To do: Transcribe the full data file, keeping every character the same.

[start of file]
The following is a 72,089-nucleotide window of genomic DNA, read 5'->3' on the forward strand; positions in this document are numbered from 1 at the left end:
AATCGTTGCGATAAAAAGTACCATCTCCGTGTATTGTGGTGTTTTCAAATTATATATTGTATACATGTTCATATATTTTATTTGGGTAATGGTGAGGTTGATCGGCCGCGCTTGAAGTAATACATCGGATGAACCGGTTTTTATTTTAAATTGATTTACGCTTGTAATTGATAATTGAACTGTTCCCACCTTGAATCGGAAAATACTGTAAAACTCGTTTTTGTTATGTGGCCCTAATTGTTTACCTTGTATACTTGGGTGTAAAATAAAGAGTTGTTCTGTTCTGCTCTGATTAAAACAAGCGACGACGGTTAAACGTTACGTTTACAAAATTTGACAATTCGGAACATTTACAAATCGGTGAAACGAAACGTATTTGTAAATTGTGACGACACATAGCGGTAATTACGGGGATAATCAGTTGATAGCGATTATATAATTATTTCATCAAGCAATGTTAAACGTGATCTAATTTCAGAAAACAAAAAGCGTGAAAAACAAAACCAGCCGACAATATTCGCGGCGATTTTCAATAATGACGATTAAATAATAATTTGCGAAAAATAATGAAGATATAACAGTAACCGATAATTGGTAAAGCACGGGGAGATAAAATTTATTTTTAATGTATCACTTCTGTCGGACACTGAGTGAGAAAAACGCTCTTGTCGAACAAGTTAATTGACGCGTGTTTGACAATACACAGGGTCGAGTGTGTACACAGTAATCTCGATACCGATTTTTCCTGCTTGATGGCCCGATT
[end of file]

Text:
The following is a 72,089-nucleotide window of genomic DNA, read 5'->3' on the forward strand; positions in this document are numbered from 1 at the left end:
AATCGTTGCGATAAAAAGTACCATCTCCGTGTATTGTGGTGTTTTCAAATTATATATTGTATACATGTTCATATATTTTATTTGGGTAATGGTGAGGTTGATCGGCCGCGCTTGAAGTAATACATCGGATGAACCGGTTTTTATTTTAAATTGATTTACGCTTGTAATTGATAATTGAACTGTTCCCACCTTGAATCGGAAAATACTGTAAAACTCGTTTTTGTTATGTGGCCCTAATTGTTTACCTTGTATACTTGGGTGTAAAATAAAGAGTTGTTCTGTTCTGCTCTGATTAAAACAAGCGACGACGGTTAAACGTTACGTTTACAAAATTTGACAATTCGGAACATTTACAAATCGGTGAAACGAAACGTATTTGTAAATTGTGACGACACATAGCGGTAATTACGGGGATAATCAGTTGATAGCGATTATATAATTATTTCATCAAGCAATGTTAAACGTGATCTAATTTCAGAAAACAAAAAGCGTGAAAAACAAAACCAGCCGACAATATTCGCGGCGATTTTCAATAATGACGATTAAATAATAATTTGCGAAAAATAATGAAGATATAACAGTAACCGATAATTGGTAAAGCACGGGGAGATAAAATTTATTTTTAATGTATCACTTCTGTCGGACACTGAGTGAGAAAAACGCTCTTGTCGAACAAGTTAATTGACGCGTGTTTGACAATACACAGGGTCGAGTGTGTACACAGTAATCTCGATACCGATTTTTCCTGCTTGATGGCCCGATT